May 6, 1996
Ms. Barbara Hodge
88 Ulster Avenue
North Babylon, NY 11704
The staff of the Committee on Open Government is authorized to issue advisory opinions. The ensuing staff advisory opinion is based solely upon the information presented in your correspondence.
Dear Ms. Hodge et al.:
I have received your letter of April 13 in which you wrote that despite your status as members of the Wyandanch-Wheatley Heights Ambulance Corporation, you have had difficulty in relation to meetings of its Board of Directors.
In some instances, meetings are not held when they are scheduled, executive sessions "are never voted on at an open meeting", notice is not posted, meetings are held in a small room, minutes are not prepared and voting records are not maintained.
In this regard, I offer the following comments.
First, the Open Meetings Law pertains to meetings of public bodies, and §102(2) of that statute defines the phrase "public body" to mean:
"...any entity for which a quorum is required in order to conduct public business and which consists of two or more members, performing a governmental function for the state or for an agency or department thereof, or for a public corporation as defined in section sixty-six of the general construction law, or committee or subcommittee or other similar body of such public body."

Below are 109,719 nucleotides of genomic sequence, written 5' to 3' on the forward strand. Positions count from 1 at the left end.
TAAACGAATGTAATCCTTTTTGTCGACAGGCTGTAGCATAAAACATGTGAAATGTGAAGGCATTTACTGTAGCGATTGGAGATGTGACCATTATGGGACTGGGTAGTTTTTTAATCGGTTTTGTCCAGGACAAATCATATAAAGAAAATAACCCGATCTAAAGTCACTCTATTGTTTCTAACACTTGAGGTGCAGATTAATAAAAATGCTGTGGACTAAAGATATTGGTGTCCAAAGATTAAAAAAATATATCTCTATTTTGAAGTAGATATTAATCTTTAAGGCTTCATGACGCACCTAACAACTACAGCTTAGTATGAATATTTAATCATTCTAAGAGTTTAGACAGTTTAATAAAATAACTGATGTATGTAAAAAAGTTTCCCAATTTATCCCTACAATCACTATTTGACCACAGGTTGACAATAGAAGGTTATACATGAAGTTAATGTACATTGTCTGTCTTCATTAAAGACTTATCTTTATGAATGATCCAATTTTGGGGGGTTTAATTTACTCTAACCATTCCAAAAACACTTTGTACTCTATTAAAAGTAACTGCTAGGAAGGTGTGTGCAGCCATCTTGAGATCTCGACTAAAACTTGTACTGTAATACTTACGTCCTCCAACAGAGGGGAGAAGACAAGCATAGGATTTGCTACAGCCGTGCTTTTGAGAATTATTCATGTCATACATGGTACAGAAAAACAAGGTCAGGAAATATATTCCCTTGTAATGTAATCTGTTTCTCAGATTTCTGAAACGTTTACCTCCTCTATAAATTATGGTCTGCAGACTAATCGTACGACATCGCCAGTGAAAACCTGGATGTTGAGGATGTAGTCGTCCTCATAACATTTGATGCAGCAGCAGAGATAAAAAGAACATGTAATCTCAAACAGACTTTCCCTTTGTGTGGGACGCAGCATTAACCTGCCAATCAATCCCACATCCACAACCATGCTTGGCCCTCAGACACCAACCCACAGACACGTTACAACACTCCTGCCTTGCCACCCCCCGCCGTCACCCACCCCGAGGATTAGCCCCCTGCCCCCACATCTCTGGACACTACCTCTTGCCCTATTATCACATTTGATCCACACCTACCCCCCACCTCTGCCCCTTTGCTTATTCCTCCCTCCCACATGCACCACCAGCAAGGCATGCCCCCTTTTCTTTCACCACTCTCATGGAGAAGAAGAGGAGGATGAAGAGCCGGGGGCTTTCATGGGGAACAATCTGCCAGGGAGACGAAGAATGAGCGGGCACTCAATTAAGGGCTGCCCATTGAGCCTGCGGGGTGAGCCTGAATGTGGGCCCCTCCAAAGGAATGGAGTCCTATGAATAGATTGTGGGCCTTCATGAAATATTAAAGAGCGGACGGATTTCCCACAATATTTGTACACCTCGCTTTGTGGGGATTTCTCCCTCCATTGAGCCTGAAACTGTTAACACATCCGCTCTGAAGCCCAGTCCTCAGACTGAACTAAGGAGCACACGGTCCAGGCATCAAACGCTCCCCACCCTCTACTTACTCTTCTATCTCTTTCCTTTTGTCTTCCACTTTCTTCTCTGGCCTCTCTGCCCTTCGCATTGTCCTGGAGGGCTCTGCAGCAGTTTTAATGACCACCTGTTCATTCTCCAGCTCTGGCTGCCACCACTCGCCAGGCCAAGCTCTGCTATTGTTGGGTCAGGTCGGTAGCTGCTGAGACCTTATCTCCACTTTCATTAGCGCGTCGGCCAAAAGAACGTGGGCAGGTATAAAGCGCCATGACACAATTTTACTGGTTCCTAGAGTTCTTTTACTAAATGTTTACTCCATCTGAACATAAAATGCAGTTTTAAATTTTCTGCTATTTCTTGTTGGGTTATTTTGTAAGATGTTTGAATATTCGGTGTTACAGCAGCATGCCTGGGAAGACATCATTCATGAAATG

While there is no judicial decision of which I am aware dealing with the status of the board of directors of an ambulance corporation, assuming that it is a volunteer organization, it would appear to be subject to the Open Meetings Law.
In general, the Open Meetings Law does not apply to meetings of the governing bodies of not-for-profit corporations. However, in construing the counterpart to the Open Meetings Law, it was found by the state's highest court that a volunteer fire company is an "agency" required to comply with the Freedom of Information Law [see Westchester Rockland Newspapers v. Kimball, 50 NY2d 575 (1980)]. In addition, more recently it was determined that a volunteer ambulance corporation is also covered by the Freedom of Information Law because it performs its duties solely for an ambulance district and a town [see Ryan v. Mastic Volunteer Ambulance Corp., 622 NYS 2d 795, 212 AD 2d 716 (1995)]. If the ambulance company in question is similar in nature, I believe that the board of directors would constitute a "public body" required to comply with the Open Meetings Law. Based on that assumption, I offer the following comments regarding your remarks.